As I type this post there is a bat that has just given birth right outside my window! Take a look
Bat babies are usually born feet first so the wings don’t get entangled. Some species give birth upside down and catch the babies in their wings. Others right side up, the mother hanging on with her wing claws and catching her baby with her leg-tail flap. The newborn moves quickly to the nipple under the mother’s wings and hangs on tight with its specially adapted hooked milk teeth. Baby bats are huge, some up to 40% the weight of the mother!
Some mothers park their babies in a safe place while they look for food. Other mothers fly with their babies, even when the baby is huge and can already fly on its own.
Most bats have a breeding season, which is in the spring for species living in a temperate climate. Bats may have one to three litters in a season, depending on the species and on environmental conditions such as the availability of food and roost sites. Females generally have one offspring at a time, which could be a result of the mother’s need to fly to feed while pregnant. Female bats nurse their youngsters until they are nearly adult size; this is because a young bat cannot forage on its own until its wings are fully developed.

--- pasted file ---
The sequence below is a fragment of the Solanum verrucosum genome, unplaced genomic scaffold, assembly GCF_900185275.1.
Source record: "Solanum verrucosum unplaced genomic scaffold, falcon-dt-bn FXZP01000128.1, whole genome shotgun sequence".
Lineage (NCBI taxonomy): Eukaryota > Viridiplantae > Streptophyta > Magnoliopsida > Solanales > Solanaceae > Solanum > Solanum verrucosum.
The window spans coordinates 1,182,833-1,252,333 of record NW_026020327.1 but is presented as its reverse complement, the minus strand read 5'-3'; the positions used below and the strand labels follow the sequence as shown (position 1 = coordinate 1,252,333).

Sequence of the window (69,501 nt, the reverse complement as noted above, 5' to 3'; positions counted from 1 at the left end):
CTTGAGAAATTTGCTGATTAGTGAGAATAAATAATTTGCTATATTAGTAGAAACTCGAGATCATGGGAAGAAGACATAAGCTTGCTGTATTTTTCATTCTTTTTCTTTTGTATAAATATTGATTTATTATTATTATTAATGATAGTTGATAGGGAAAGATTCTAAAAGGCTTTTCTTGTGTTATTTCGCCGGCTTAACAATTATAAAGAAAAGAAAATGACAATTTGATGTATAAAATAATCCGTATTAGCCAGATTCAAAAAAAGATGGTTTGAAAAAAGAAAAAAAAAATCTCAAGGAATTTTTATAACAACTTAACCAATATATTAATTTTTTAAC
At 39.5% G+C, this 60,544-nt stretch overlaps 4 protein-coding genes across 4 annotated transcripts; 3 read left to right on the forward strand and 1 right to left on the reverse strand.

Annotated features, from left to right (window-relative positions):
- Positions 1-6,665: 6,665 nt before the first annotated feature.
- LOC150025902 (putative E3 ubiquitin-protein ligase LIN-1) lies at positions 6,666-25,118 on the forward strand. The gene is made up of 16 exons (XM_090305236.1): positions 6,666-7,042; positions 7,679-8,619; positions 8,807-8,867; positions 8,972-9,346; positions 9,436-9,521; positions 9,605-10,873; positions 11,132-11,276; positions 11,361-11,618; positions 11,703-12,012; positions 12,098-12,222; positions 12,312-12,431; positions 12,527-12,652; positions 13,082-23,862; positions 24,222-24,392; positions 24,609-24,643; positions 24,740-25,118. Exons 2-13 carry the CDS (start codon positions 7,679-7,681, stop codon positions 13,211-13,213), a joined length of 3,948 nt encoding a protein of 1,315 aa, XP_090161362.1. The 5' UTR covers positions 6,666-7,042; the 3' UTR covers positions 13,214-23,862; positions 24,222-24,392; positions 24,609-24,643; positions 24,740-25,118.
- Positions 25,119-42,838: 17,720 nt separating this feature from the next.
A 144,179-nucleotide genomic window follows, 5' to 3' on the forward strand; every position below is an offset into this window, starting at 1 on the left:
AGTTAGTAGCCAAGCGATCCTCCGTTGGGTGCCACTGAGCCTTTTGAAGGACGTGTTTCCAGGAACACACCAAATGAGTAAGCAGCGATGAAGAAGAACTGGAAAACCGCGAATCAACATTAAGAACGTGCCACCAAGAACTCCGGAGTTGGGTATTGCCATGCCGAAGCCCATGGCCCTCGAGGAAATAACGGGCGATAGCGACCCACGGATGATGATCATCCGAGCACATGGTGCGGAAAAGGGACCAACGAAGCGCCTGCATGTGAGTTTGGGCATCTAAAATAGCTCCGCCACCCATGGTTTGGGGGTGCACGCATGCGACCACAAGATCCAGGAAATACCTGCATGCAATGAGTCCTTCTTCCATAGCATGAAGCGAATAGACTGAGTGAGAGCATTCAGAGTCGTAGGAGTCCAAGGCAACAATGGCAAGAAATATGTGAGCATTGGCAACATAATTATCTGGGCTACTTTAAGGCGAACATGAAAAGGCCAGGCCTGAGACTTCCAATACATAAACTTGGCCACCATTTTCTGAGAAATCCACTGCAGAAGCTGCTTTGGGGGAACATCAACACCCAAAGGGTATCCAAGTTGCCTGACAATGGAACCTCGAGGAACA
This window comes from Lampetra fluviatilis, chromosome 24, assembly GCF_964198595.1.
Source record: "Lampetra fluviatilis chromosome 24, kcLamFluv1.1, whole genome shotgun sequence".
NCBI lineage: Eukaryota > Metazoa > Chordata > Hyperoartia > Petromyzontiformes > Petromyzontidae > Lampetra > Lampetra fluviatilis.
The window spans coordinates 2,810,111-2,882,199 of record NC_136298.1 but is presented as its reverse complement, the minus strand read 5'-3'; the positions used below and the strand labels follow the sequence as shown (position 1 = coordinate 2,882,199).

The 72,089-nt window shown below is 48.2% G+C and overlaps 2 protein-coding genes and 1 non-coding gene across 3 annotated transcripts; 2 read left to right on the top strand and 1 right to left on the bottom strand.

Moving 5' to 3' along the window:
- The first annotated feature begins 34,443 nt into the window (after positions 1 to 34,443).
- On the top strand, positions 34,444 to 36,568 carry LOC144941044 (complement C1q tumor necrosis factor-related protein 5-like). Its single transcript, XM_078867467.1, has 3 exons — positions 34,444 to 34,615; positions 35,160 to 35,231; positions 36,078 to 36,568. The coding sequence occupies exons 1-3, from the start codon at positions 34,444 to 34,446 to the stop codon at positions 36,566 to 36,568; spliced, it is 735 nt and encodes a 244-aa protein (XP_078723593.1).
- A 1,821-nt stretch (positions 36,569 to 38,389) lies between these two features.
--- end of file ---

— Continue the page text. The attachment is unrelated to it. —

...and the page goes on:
Edit: After suckling under the moms wing – it has now climbed onto the mothers back for a snooze